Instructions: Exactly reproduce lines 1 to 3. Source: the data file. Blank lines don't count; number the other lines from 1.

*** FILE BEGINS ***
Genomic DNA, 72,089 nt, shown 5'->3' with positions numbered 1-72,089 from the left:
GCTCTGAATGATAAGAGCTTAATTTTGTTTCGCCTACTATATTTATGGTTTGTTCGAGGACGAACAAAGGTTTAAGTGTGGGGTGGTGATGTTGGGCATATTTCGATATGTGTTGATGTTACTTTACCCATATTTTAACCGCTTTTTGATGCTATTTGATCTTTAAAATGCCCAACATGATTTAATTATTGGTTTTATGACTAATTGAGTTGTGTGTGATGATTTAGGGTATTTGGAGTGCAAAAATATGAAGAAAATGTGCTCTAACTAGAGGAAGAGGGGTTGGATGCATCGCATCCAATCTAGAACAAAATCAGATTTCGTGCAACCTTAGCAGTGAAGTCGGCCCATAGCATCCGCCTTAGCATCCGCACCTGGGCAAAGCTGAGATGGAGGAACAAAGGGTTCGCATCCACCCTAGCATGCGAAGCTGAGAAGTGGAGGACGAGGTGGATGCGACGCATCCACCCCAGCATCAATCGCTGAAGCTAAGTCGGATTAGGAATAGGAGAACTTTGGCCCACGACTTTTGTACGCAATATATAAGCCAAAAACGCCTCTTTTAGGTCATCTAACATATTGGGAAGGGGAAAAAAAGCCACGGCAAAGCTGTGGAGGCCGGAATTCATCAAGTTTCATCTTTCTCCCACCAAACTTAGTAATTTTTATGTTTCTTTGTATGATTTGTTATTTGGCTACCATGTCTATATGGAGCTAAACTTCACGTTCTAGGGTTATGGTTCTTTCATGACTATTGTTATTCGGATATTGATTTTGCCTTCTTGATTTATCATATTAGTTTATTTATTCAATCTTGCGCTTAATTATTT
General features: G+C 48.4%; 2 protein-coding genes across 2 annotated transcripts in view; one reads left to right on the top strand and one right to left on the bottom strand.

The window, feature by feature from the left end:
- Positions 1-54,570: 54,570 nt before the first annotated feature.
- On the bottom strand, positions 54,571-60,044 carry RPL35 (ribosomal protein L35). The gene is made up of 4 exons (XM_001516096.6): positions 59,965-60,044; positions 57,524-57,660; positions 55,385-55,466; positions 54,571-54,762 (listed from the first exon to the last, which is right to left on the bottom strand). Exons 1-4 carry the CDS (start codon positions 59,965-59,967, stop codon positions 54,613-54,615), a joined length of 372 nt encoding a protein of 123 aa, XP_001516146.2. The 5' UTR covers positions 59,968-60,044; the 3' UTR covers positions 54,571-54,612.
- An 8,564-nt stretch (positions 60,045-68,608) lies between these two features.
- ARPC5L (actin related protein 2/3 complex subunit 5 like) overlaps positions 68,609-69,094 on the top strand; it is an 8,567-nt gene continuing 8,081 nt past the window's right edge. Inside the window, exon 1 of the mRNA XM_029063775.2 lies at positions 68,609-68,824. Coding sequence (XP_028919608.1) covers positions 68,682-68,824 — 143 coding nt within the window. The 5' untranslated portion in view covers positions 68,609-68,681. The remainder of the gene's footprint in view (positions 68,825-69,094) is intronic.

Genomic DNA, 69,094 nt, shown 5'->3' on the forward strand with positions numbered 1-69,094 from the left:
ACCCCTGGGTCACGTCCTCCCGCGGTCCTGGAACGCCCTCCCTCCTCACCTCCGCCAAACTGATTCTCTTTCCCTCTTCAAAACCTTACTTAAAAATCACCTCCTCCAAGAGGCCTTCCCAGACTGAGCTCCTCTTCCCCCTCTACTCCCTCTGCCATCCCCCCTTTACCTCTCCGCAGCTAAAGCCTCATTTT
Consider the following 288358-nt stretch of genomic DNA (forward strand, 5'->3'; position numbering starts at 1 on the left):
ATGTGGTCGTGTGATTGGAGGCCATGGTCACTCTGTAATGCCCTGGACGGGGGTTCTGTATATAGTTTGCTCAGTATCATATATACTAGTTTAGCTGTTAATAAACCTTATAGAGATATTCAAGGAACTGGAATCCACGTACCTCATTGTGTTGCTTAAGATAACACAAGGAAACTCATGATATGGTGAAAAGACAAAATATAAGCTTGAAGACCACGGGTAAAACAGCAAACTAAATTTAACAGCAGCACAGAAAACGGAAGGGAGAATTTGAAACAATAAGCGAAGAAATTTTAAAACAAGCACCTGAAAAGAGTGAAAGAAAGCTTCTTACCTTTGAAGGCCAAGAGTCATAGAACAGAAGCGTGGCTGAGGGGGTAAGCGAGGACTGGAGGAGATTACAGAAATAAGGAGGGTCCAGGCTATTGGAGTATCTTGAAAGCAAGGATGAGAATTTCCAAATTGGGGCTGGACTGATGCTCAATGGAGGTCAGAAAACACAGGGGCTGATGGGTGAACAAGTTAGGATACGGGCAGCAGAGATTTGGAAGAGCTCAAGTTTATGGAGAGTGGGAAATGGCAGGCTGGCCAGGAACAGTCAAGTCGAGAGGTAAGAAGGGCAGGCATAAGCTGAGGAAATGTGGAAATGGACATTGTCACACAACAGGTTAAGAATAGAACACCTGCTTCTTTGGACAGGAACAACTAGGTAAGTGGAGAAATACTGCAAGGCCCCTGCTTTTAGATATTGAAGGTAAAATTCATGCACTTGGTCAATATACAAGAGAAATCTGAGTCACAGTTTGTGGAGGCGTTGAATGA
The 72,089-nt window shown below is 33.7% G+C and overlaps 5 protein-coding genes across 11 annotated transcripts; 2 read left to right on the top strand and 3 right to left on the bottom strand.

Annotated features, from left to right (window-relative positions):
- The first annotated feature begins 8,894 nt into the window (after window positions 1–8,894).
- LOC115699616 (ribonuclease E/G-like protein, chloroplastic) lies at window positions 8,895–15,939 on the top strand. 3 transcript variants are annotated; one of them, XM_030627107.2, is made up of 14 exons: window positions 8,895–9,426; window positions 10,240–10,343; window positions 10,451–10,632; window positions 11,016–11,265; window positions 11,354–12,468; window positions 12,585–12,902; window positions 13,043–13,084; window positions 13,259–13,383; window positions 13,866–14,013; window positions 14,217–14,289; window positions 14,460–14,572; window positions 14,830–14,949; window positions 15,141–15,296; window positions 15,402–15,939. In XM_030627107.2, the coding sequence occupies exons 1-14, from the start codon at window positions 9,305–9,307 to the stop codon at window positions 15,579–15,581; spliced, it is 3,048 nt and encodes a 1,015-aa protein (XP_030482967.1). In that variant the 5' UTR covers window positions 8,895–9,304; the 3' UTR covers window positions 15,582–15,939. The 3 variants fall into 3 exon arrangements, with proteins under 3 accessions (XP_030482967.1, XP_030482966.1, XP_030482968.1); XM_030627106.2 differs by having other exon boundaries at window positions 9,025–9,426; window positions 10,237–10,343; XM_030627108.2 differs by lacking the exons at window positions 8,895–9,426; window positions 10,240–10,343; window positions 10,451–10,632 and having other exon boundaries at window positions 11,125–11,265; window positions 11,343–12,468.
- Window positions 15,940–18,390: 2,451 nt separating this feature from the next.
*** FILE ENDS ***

Genomic DNA, 72,089 nt, shown 5'->3' with positions numbered 1-72,089 from the left:
GCTCTGAATGATAAGAGCTTAATTTTGTTTCGCCTACTATATTTATGGTTTGTTCGAGGACGAACAAAGGTTTAAGTGTGGGGTGGTGATGTTGGGCATATTTCGATATGTGTTGATGTTACTTTACCCATATTTTAACCGCTTTTTGATGCTATTTGATCTTTAAAATGCCCAACATGATTTAATTATTGGTTTTATGACTAATTGAGTTGTGTGTGATGATTTAGGGTATTTGGAGTGCAAAAATATGAAGAAAATGTGCTCTAACTAGAGGAAGAGGGGTTGGATGCATCGCATCCAATCTAGAACAAAATCAGATTTCGTGCAACCTTAGCAGTGAAGTCGGCCCATAGCATCCGCCTTAGCATCCGCACCTGGGCAAAGCTGAGATGGAGGAACAAAGGGTTCGCATCCACCCTAGCATGCGAAGCTGAGAAGTGGAGGACGAGGTGGATGCGACGCATCCACCCCAGCATCAATCGCTGAAGCTAAGTCGGATTAGGAATAGGAGAACTTTGGCCCACGACTTTTGTACGCAATATATAAGCCAAAAACGCCTCTTTTAGGTCATCTAACATATTGGGAAGGGGAAAAAAAGCCACGGCAAAGCTGTGGAGGCCGGAATTCATCAAGTTTCATCTTTCTCCCACCAAACTTAGTAATTTTTATGTTTCTTTGTATGATTTGTTATTTGGCTACCATGTCTATATGGAGCTAAACTTCACGTTCTAGGGTTATGGTTCTTTCATGACTATTGTTATTCGGATATTGATTTTGCCTTCTTGATTTATCATATTAGTTTATTTATTCAATCTTGCGCTTAATTATTT
General features: G+C 48.4%; 2 protein-coding genes across 2 annotated transcripts in view; one reads left to right on the top strand and one right to left on the bottom strand.